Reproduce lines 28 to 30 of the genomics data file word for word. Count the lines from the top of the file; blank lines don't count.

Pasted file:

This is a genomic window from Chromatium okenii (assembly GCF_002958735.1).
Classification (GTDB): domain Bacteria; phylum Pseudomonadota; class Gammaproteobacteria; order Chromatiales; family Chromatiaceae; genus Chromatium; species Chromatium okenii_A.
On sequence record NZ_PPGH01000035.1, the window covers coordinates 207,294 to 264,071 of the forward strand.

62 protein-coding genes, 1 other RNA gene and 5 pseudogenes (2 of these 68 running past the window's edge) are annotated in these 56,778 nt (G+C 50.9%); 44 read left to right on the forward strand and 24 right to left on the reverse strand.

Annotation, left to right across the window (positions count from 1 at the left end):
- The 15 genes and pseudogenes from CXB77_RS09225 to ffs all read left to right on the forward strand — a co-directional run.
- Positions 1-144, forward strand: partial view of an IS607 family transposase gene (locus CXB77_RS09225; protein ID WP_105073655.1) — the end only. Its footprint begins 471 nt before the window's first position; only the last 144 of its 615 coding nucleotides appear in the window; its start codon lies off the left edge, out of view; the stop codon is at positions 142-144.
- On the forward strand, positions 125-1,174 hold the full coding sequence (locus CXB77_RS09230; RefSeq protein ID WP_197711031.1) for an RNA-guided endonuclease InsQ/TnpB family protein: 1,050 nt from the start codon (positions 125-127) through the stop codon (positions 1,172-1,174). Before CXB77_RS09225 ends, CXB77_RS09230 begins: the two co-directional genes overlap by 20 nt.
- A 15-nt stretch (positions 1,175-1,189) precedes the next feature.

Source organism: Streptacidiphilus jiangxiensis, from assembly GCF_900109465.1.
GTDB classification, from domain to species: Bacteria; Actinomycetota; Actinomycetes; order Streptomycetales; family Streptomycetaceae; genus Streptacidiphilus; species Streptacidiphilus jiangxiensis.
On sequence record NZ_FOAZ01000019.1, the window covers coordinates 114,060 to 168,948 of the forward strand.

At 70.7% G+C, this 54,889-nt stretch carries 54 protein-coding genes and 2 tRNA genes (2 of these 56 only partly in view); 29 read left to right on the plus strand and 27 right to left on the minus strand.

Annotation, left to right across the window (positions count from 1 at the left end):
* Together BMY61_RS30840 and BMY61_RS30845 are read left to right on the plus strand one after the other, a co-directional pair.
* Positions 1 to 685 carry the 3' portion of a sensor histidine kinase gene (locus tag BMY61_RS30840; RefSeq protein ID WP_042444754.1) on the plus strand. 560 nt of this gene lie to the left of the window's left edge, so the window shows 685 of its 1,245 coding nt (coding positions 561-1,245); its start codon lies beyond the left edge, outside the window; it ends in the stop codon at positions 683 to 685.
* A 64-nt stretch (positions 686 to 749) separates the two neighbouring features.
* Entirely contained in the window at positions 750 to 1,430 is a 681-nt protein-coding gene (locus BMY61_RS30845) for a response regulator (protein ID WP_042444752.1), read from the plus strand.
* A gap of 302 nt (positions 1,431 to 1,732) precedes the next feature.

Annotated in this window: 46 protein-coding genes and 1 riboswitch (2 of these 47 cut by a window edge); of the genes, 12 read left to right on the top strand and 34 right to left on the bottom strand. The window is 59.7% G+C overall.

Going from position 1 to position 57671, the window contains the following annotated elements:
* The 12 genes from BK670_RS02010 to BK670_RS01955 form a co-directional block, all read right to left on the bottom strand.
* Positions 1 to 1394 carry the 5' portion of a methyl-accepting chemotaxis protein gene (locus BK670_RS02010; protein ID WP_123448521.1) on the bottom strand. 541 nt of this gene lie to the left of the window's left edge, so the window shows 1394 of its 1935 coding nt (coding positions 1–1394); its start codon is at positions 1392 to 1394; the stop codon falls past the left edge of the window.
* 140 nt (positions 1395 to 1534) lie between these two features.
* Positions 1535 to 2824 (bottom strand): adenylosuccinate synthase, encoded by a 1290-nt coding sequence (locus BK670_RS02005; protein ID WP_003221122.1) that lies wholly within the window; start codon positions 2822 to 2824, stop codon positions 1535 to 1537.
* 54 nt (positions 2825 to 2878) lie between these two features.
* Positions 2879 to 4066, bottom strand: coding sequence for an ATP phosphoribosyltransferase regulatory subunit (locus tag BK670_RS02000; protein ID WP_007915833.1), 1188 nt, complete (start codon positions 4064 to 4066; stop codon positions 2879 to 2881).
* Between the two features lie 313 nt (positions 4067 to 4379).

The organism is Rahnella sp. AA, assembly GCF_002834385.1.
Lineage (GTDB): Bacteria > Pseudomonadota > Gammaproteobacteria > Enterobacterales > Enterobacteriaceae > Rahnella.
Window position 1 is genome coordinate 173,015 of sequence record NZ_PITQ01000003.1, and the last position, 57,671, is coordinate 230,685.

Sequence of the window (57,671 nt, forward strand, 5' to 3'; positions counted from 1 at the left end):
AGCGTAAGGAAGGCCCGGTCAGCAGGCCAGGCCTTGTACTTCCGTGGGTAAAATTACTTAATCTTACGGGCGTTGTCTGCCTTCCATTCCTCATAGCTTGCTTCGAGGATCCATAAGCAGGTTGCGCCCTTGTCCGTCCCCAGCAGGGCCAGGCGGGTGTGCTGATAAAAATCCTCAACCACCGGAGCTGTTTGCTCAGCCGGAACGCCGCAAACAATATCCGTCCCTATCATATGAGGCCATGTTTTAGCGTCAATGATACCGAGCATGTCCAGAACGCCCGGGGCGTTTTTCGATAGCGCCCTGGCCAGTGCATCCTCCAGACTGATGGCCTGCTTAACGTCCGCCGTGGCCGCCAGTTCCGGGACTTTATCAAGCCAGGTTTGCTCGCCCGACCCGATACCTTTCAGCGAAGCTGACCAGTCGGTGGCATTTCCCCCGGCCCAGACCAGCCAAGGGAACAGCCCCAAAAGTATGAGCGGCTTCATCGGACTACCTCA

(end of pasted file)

* Between the two features lie 313 nt (positions 4067 to 4379).

The organism is Rahnella sp. AA, assembly GCF_002834385.1.
Lineage (GTDB): Bacteria > Pseudomonadota > Gammaproteobacteria > Enterobacterales > Enterobacteriaceae > Rahnella.